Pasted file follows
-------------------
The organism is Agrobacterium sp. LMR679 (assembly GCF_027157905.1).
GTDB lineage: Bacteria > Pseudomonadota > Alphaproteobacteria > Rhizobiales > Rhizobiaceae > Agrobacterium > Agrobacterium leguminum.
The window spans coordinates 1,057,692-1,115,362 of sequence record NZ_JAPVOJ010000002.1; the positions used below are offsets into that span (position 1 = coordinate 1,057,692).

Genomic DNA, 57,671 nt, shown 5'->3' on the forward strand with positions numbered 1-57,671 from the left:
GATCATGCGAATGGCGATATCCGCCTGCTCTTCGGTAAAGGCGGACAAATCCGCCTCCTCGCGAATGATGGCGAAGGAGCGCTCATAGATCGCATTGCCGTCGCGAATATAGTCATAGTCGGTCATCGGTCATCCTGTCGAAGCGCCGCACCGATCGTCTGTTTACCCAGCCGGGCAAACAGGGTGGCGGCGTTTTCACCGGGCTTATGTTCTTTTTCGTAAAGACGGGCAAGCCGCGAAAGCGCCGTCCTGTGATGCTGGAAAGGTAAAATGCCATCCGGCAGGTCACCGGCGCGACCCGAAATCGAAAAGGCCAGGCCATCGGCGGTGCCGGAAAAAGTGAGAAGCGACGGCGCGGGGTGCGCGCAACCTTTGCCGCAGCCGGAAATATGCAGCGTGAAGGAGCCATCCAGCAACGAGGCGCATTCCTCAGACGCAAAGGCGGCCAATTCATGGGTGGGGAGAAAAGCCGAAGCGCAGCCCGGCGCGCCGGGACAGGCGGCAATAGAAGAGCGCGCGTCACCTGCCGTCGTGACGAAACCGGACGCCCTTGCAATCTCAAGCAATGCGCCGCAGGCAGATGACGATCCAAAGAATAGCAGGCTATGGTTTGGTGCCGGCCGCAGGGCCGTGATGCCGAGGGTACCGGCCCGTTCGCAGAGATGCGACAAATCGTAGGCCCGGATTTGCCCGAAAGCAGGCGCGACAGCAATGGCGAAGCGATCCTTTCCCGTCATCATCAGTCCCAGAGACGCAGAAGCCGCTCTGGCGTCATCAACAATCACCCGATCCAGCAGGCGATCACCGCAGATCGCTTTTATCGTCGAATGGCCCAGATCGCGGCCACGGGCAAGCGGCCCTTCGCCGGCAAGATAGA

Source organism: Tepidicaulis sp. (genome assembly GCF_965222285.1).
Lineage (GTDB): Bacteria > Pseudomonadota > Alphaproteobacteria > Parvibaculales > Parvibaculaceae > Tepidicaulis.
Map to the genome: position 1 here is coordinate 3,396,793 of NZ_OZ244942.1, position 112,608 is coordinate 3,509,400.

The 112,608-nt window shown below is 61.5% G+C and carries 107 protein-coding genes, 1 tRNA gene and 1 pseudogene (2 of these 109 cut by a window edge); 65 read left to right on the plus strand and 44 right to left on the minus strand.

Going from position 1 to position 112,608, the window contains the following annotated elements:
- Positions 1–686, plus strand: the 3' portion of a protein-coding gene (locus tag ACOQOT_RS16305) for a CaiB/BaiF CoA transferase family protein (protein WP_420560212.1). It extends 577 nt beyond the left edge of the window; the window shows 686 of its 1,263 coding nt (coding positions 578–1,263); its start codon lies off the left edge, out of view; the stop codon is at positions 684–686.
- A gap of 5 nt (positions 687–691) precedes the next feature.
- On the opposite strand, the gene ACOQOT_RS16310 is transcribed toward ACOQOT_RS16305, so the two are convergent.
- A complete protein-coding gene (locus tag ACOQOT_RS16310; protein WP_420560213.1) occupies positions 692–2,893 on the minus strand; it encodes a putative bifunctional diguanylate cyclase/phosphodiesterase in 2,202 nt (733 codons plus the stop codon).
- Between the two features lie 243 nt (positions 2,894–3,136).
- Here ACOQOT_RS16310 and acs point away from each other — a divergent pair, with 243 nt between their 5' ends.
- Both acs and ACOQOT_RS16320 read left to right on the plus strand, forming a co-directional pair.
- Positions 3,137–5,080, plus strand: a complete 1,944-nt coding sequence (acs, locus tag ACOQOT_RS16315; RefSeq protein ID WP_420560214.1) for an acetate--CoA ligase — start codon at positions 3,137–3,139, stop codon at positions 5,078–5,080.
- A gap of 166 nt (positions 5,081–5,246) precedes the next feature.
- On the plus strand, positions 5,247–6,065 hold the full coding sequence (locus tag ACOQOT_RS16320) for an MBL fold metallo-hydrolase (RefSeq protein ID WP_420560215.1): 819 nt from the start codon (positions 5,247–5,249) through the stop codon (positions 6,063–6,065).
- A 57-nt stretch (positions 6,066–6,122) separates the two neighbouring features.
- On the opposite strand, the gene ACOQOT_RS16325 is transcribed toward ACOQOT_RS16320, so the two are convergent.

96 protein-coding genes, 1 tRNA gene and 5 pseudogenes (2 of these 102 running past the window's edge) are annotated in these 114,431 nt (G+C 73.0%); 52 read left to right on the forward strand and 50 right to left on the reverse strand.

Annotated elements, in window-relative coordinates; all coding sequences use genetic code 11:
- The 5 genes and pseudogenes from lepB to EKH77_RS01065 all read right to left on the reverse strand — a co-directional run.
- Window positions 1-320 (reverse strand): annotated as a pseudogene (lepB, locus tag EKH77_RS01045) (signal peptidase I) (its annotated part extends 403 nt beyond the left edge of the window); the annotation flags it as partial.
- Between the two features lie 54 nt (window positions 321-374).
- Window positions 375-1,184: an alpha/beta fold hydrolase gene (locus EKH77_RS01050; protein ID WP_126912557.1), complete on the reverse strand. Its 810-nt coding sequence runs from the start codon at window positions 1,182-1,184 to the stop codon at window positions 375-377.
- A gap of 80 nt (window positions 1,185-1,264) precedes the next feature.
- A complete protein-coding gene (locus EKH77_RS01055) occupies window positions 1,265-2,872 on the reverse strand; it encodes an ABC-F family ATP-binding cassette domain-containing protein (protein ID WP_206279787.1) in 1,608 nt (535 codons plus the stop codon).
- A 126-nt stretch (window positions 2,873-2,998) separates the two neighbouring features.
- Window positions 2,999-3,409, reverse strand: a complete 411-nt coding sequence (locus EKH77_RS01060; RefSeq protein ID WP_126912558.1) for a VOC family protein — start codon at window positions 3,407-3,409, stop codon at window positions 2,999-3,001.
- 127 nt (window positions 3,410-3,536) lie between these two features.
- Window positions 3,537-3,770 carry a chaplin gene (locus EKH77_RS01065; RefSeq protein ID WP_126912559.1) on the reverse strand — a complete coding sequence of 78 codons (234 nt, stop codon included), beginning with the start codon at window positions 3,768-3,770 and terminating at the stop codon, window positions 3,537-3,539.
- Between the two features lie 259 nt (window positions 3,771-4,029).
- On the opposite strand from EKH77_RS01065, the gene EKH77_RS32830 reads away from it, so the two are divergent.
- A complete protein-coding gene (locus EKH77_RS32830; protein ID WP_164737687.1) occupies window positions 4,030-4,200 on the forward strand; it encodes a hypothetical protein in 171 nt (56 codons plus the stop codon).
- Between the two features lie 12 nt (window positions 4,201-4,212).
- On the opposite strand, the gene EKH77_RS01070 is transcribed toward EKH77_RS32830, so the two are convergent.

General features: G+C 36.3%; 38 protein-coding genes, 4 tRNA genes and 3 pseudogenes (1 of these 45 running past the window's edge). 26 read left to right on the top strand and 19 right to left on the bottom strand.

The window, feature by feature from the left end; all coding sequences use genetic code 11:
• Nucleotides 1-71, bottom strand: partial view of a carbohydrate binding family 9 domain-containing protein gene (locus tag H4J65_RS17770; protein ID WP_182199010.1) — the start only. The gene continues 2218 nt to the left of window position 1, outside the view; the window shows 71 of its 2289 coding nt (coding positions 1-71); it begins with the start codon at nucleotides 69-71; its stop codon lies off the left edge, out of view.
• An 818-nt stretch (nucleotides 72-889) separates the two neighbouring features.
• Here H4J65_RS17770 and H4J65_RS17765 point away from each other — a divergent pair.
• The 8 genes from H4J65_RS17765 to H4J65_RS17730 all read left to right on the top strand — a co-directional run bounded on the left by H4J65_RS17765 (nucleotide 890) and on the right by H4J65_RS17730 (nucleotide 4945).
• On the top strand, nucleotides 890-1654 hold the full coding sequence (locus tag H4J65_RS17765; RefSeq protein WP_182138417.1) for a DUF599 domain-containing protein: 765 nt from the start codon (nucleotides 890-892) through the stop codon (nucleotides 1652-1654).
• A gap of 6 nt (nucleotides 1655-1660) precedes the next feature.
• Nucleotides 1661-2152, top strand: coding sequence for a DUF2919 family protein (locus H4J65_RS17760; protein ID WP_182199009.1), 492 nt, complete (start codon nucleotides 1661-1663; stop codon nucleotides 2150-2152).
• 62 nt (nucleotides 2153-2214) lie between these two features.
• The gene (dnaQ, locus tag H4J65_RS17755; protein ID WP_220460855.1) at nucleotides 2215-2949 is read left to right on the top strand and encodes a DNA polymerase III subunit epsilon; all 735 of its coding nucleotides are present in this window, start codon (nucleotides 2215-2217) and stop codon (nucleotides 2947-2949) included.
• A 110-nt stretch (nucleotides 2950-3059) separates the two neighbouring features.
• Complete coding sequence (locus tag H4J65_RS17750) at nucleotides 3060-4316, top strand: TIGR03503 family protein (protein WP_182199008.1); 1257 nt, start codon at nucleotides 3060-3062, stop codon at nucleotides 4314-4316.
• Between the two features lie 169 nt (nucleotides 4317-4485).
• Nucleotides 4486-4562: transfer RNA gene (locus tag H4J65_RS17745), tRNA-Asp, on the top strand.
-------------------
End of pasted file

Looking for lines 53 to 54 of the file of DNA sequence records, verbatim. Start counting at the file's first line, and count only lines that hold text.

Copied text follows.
• Between the two features lie 169 nt (nucleotides 4317-4485).
• Nucleotides 4486-4562: transfer RNA gene (locus tag H4J65_RS17745), tRNA-Asp, on the top strand.